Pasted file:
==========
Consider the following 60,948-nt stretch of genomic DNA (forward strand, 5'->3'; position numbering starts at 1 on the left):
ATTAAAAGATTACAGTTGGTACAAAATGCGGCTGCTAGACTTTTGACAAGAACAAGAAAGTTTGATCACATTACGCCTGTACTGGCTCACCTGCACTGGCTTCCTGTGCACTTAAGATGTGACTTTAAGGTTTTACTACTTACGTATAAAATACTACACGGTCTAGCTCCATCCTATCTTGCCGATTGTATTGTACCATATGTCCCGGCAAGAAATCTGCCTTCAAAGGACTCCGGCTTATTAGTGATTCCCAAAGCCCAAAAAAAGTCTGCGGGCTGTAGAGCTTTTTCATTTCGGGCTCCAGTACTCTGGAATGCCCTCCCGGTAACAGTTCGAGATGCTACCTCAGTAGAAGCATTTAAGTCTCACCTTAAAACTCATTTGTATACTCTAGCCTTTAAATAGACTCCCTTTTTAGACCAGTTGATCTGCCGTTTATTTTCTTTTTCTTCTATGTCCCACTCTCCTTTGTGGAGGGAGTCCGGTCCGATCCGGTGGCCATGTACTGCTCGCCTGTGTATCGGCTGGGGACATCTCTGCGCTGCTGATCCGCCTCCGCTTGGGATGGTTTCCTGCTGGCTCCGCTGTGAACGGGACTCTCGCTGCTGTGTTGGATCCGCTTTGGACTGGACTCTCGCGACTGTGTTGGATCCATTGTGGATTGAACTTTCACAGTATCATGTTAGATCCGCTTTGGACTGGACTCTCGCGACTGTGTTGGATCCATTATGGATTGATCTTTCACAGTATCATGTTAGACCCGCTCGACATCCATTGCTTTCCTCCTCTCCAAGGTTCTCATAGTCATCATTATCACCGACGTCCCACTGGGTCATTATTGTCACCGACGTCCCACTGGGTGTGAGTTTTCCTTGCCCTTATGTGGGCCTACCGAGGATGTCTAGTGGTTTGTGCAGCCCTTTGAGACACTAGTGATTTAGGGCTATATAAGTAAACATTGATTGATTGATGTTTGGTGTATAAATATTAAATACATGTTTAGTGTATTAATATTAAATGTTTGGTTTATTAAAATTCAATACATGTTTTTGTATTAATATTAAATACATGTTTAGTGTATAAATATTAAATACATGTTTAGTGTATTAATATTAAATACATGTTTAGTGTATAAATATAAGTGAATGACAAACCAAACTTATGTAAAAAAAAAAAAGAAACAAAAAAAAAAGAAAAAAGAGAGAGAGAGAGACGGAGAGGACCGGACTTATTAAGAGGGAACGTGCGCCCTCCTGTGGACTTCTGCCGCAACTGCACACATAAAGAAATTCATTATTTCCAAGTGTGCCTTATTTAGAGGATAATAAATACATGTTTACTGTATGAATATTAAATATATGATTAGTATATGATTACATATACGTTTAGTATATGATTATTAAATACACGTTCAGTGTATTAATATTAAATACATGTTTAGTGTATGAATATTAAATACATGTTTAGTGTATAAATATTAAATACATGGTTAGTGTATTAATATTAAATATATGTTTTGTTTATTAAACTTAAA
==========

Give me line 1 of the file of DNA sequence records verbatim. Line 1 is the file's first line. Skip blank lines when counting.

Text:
Consider the following 60,948-nt stretch of genomic DNA (forward strand, 5'->3'; position numbering starts at 1 on the left):